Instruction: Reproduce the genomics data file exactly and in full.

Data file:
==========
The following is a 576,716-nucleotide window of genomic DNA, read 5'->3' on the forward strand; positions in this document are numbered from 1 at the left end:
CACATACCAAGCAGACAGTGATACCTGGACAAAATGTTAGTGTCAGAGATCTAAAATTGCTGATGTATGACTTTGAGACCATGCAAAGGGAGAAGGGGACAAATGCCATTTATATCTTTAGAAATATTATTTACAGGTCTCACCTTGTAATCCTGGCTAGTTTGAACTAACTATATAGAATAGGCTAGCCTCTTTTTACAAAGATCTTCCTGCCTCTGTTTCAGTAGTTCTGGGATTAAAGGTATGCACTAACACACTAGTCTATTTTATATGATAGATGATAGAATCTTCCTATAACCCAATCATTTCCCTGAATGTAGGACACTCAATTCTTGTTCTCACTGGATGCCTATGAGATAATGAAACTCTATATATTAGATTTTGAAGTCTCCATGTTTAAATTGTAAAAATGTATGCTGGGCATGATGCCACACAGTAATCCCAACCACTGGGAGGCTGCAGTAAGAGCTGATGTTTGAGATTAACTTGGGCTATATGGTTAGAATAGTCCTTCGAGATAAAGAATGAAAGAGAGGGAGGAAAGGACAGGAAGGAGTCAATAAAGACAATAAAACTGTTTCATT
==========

The following is a 576,716-nucleotide window of genomic DNA, read 5'->3' on the forward strand; positions in this document are numbered from 1 at the left end:
CACATACCAAGCAGACAGTGATACCTGGACAAAATGTTAGTGTCAGAGATCTAAAATTGCTGATGTATGACTTTGAGACCATGCAAAGGGAGAAGGGGACAAATGCCATTTATATCTTTAGAAATATTATTTACAGGTCTCACCTTGTAATCCTGGCTAGTTTGAACTAACTATATAGAATAGGCTAGCCTCTTTTTACAAAGATCTTCCTGCCTCTGTTTCAGTAGTTCTGGGATTAAAGGTATGCACTAACACACTAGTCTATTTTATATGATAGATGATAGAATCTTCCTATAACCCAATCATTTCCCTGAATGTAGGACACTCAATTCTTGTTCTCACTGGATGCCTATGAGATAATGAAACTCTATATATTAGATTTTGAAGTCTCCATGTTTAAATTGTAAAAATGTATGCTGGGCATGATGCCACACAGTAATCCCAACCACTGGGAGGCTGCAGTAAGAGCTGATGTTTGAGATTAACTTGGGCTATATGGTTAGAATAGTCCTTCGAGATAAAGAATGAAAGAGAGGGAGGAAAGGACAGGAAGGAGTCAATAAAGACAATAAAACTGTTTCATT